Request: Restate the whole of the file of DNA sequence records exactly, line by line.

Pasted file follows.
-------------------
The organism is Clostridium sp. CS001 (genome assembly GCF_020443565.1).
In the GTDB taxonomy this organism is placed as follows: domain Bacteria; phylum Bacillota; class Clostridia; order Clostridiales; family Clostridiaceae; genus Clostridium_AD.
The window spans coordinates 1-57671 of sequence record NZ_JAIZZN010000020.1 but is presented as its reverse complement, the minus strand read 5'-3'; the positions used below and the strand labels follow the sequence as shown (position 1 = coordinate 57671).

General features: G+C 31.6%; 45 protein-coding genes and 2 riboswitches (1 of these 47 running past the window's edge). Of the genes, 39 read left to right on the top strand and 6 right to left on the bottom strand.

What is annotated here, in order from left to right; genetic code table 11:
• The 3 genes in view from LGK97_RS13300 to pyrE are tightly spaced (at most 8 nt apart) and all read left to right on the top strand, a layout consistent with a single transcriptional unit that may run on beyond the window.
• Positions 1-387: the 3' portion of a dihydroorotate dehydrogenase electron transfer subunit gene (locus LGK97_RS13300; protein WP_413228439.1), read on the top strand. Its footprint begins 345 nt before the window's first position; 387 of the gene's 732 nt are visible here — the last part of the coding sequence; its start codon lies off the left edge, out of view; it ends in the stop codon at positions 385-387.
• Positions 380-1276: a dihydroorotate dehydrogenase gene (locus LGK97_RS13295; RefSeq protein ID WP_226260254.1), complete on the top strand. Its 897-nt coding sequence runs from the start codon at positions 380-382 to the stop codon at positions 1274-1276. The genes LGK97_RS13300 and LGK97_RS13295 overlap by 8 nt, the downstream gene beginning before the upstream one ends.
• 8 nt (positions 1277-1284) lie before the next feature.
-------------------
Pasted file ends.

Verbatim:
The organism is Clostridium sp. CS001 (genome assembly GCF_020443565.1).
In the GTDB taxonomy this organism is placed as follows: domain Bacteria; phylum Bacillota; class Clostridia; order Clostridiales; family Clostridiaceae; genus Clostridium_AD.
The window spans coordinates 1-57671 of sequence record NZ_JAIZZN010000020.1 but is presented as its reverse complement, the minus strand read 5'-3'; the positions used below and the strand labels follow the sequence as shown (position 1 = coordinate 57671).

General features: G+C 31.6%; 45 protein-coding genes and 2 riboswitches (1 of these 47 running past the window's edge). Of the genes, 39 read left to right on the top strand and 6 right to left on the bottom strand.

What is annotated here, in order from left to right; genetic code table 11:
• The 3 genes in view from LGK97_RS13300 to pyrE are tightly spaced (at most 8 nt apart) and all read left to right on the top strand, a layout consistent with a single transcriptional unit that may run on beyond the window.
• Positions 1-387: the 3' portion of a dihydroorotate dehydrogenase electron transfer subunit gene (locus LGK97_RS13300; protein WP_413228439.1), read on the top strand. Its footprint begins 345 nt before the window's first position; 387 of the gene's 732 nt are visible here — the last part of the coding sequence; its start codon lies off the left edge, out of view; it ends in the stop codon at positions 385-387.
• Positions 380-1276: a dihydroorotate dehydrogenase gene (locus LGK97_RS13295; RefSeq protein ID WP_226260254.1), complete on the top strand. Its 897-nt coding sequence runs from the start codon at positions 380-382 to the stop codon at positions 1274-1276. The genes LGK97_RS13300 and LGK97_RS13295 overlap by 8 nt, the downstream gene beginning before the upstream one ends.
• 8 nt (positions 1277-1284) lie before the next feature.